In addition, there was also the chance to fight small/quick battles which would contribute to the fiction of the 'Three Kings in Albion' idea that I had mentioned many posts ago - with obvious parallels to the 'War of the Three Kings' and the Monmouth Rebellion in the actual 1680s and 90s.
'You're not going out there with those shoes on mate!'
Highlights from these rules.
- Activation is based on unit type and 2d6. You might want to activate the best units first as they have an easier roll, though that intent becomes more difficult when you have to protect that flank or get a shot in, and command decision takes over. There is real drama here. Although the system seems akin to Black Powder, it works much more smoothly. Rather than brigade activation kicking you in the ass, individual units and initiative switchover seems to be smoother and makes more sense in the narrative of the fight.
- Units are closely based on period types - pikes, shot, gallopers etc (some more akin to ECW and 30YW than others, but no great problem).
- There is real urgency to initiative changeover. When your opponent takes it and holds it, it can really hurt.
- With 2d6 activation, there is also 12d6/6d6 rolls for attacks and shooting. You get used to this after a while, and the 'stamina' value which dictates hits is quite inspired. I normally hate rolling buckets of d6, but this was ok.
- I love the morale system. It becomes intuitive quite quickly when a roll is required - hits etc., and as hits take a toll on the unit's chance of rolling enough to sustain the fight, it can get quite nailbiting. In essence, you can expect a unit to make 2 or 3 rolls before things start to go wrong - although there is always a chance it might rout earlier than you thought. This really has some great period flavour, especially with pike.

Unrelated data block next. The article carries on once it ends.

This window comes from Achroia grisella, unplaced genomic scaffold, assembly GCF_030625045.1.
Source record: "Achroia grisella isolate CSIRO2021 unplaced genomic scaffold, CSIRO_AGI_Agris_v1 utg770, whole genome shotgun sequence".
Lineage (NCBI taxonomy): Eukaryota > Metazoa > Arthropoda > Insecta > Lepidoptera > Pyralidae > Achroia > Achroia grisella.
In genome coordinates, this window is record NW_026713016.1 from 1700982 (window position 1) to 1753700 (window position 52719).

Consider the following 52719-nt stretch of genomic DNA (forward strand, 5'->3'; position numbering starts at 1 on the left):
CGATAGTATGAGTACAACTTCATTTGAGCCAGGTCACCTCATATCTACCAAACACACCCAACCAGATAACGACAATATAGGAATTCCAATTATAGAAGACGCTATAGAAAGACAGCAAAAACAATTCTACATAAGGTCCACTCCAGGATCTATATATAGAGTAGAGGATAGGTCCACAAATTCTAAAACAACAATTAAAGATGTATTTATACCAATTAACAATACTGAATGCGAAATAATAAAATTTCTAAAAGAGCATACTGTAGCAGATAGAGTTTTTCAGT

- Movement is simple. If I were to make changes, I might consider firing arcs/flanking, and maybe some movable leader influence for larger battles, but these are minor points.
- These would really work well for multi-player games - especially so where you have a mini campaign. Leaders grow with experience and gain more useful traits, just like a role playing game (but without the b.s.).
All in all a great set of rules...and you know, it makes the modern interpretation that Old Trousers has done over at 'Numbers, Wargaming & Arsing About' all the more plausible - where unit types and traits can use almost exactly the same system for a great game.
'There's just, too much, cotton wool *cough*.'
(Ok, I promise not to take the p*ss out of the17th century next time...)
It is said that the war in Albion started with a tavern brawl in mainland Europe. Of course, we consider such trivial reasons for war as somewhat circumspect these days, though it is worth considering the lore surrounding the skirmish at the Siege of Lennes in 1672.
Apparently bored with the action (or lack of it) concerned with the digging of the lines of circumvallation during the investment of the European city, two factions, fighting under the Frankish flag in capacity as both Eryn mercenary and at the English King’s pleasure, broke down into fighting. It is said to this day that Roger McGelliot’s refusal to buy Justyn McCarty a pint of beer started the fracas, which developed into a brawl, which in turn developed into a rapid drawing of battle lines in the fields north of the city. By the time their superiors had determined just what was going on, it was too late, and the first shots of what would degenerate into a new English civil war (albeit started upon the fields of Frankreich), had been fired…
Today we call the eventual campaign that took place on the Albion mainland a religious war, though it is tempting to think that the whole thing may in fact have started, over a pint…
Geoffrey Pebbledash – The History of Albion